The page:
7 Tips for a Day Trip to Champagne from Paris

Tasting a glass of Veuve Clicquot Champagne in Reims, France.
Tasting a glass of Veuve Clicquot Champagne.

Champagne is synonymous with France. After all, the bubbly glasses of goodness originated in northern France and only sparkling wine from that region can bear the prestigious title of “Champagne.” Visiting the home of one of the most famous drinks in the world was at the top of my life long list of dreams, so on our last day in Paris—and the final day of our trip to Spain and France — Heather and I took a day trip to France’s Champagne region for some wine tasting.

Tasting a glass of Veuve Clicquot Champagne in Reims, France.
Tasting a glass of Veuve Clicquot Champagne.

I had visions of sipping fizzy Champagne all day and wandering around the historical region without a care in the world, but the reality was much different. We didn’t realize the region was divided into two cities (and arrived in one when we had a tour scheduled in another), among other bumps in the road. So learn from our mistakes!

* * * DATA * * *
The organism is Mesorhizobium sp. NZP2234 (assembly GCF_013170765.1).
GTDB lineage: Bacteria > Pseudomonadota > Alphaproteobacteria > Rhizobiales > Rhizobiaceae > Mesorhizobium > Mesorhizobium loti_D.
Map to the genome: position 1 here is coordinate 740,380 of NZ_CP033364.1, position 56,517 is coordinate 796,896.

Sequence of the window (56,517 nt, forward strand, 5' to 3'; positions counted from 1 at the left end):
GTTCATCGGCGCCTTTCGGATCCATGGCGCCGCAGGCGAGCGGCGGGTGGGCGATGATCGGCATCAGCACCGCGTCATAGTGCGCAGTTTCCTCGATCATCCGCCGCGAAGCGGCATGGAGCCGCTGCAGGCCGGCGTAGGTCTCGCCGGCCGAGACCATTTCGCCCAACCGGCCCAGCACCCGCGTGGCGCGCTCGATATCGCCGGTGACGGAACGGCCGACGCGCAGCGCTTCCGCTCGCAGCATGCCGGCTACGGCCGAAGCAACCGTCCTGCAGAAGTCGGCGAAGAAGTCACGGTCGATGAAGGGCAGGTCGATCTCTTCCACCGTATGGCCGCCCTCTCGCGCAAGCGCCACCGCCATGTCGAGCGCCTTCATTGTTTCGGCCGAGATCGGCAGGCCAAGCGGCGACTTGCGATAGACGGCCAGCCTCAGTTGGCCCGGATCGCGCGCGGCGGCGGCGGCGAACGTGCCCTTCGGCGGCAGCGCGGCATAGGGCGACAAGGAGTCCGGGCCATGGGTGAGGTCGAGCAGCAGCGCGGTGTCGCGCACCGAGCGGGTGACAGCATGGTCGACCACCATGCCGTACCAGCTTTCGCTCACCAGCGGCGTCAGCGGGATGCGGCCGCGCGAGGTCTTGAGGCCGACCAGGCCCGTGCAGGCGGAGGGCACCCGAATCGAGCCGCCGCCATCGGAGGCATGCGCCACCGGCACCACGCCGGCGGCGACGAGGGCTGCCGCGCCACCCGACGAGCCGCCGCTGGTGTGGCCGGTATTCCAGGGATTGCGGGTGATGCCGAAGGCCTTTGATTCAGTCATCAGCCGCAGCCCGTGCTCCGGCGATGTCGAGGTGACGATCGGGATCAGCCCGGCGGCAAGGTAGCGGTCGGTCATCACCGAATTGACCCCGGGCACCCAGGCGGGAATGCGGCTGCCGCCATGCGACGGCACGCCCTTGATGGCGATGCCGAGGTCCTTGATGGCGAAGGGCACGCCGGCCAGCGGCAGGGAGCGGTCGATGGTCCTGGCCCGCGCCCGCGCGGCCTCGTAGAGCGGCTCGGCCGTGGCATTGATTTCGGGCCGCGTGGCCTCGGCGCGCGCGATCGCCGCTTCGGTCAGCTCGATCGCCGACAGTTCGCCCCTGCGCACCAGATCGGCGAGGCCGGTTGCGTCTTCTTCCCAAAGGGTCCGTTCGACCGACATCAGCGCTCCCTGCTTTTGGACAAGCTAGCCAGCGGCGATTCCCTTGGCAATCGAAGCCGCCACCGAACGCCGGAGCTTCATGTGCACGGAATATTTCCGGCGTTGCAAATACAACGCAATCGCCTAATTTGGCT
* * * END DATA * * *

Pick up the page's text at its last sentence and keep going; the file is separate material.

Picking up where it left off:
7 Tips for a Day Trip to Champagne from Paris

Glasses of Moët & Chandon Champagne at Moët & Chandon Champagne House in Epernay, France.
Tasting some of Champagne’s best Champagne: Moët & Chandon.

1. The Champagne region is about an hour’s train ride from Paris.

The easiest way to Champagne from Paris is to take the high speed TGV train. The region’s two major centers are Reims and Épernay (more on that below) and the train stops in Reims (45 minutes away, about 15€) or Épernay (75 minutes, about 22€). Trains run back and forth all day and tickets can be purchased at the station before boarding or in advance online.

The view from the train outside of Epernay, France.
The view from the train just outside of Épernay, France.

2. Champagne is made up of 5 small areas, but stick to Reims and/or Épernay.

All five regions of Champagne produce sparkling wine, but the towns of Reims and Épernay are the centers of the area. A note of caution: Reims and Épernay are not that close together! We made the mistake of taking a cab from Reims to Epernay and it cost us around 100€!

If you want to see both regions, jump back on the train. It’s an inexpensive 9€ and is much quicker (about a half hour on the TGV high speed train) than taking a cab or the bus.

For train passes throughout Europe check out Rail Europe.

A row of Veuve Clicquot Champagne glasses at Veuve Clicquot in Champagne, France.
Tasting glasses of Veuve Clicquot Champagne at the winery.

3. Épernay is like Sonoma while Reims is like Napa.